Dean Dees Provided Words of Wisdom to 2022 Graduates
At the May 17 commencement ceremonies for the Kent State Columbiana County campuses, there were the usual traditions: caps and gowns; Pomp and Circumstance; presentation of diplomas; turning tassels; and proud families.
And, of course, there was the traditional commencement speech.
This year, the address to graduates was delivered by Dr. David Dees, dean and chief administrative officer of the Salem and East Liverpool campuses.
Dees presided over his final commencement ceremonies as leader of the two campuses and agreed to offer a few parting words of wisdom and advice to the graduates. He is returning to the classroom as an associate professor of cultural foundations on the Kent Campus beginning in early August.
This is his message to the Class of 2022 from the Kent State Salem and East Liverpool campuses.
…It is quite an honor to be here today. As I said, I’ve been a part of these incredible ceremonies for over 30 plus years and I am reinvigorated and reminded each time of the importance of what we do at this university and the importance of education in general. John Adams and Thomas Jefferson didn’t get along and, quite frankly, didn’t agree on many things.
“Joseph Ellis (2002) in his text Founding Brothers: The Revolutionary Generation, describes these two as “the odd couple of the American Revolution.” As a matter of fact, during the presidential campaign of 1800, Jefferson’s supporters accused Adams of having a “hideous hermaphroditical character,” while Adams’ camp called Jefferson “a mean-spirited, low-lived fellow.” Despite their differences, there was one area that they completely aligned which was the importance of a public education in this new democratic experiment they were attempting.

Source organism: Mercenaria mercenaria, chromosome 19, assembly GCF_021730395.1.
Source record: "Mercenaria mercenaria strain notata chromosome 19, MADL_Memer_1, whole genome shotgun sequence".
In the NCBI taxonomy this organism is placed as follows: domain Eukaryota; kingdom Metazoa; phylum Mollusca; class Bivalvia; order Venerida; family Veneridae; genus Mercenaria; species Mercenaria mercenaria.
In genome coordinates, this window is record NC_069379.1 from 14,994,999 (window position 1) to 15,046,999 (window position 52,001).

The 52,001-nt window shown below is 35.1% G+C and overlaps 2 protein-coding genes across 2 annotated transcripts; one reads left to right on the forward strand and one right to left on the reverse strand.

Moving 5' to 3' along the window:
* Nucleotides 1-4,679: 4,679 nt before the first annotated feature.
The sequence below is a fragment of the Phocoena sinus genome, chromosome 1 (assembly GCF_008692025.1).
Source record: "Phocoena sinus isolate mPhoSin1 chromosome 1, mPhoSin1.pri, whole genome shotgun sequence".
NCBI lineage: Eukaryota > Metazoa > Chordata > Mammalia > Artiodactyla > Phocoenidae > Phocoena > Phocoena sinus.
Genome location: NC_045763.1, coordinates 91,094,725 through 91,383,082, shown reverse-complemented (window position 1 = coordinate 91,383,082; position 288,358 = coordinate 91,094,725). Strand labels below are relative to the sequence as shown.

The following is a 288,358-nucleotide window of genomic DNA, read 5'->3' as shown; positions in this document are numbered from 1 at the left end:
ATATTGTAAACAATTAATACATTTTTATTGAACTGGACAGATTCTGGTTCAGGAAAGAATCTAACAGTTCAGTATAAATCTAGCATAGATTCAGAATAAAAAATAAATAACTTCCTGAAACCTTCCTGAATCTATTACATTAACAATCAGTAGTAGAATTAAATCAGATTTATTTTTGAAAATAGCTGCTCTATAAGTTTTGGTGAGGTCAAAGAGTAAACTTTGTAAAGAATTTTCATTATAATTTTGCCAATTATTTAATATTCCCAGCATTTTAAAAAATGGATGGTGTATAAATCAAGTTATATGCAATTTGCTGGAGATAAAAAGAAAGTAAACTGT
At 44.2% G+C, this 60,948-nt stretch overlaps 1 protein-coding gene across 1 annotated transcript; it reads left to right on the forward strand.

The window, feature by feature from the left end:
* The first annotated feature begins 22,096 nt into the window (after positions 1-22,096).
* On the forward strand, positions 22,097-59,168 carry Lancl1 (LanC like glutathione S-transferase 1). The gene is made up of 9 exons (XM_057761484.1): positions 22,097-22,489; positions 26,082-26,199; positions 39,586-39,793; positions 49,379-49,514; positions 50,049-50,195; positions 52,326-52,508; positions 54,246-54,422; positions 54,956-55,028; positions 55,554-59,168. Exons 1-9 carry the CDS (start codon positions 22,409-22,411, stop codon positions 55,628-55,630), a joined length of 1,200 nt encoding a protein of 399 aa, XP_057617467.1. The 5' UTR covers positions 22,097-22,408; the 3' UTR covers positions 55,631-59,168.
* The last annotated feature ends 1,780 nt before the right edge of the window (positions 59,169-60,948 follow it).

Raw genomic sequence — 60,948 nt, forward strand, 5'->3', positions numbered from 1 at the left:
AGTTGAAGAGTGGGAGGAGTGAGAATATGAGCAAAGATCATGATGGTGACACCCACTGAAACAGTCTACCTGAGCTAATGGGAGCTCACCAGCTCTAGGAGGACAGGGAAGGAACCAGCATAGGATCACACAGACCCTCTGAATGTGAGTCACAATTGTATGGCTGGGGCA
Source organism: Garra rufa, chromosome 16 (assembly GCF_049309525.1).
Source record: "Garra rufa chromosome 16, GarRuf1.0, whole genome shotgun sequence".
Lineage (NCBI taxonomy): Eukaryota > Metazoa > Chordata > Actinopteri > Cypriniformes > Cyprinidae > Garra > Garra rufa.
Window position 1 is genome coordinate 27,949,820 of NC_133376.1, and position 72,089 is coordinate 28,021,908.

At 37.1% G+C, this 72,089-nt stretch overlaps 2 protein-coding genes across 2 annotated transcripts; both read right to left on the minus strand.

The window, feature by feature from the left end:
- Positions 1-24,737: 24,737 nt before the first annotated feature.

If you think about it, this democratic experiment was extremely risky. Could you really trust the public to decide for themselves what was best? Could you really trust these “crazies” to make informed decisions? To ease their concern, both argued for the importance of some form of public education. The debate about what that would look like has continued over these 250 plus years, but at our personal core as Americans, we have a fundamental belief in the power and importance of public education. Simply stated, public education and our democratic core values have long been linked and connected together.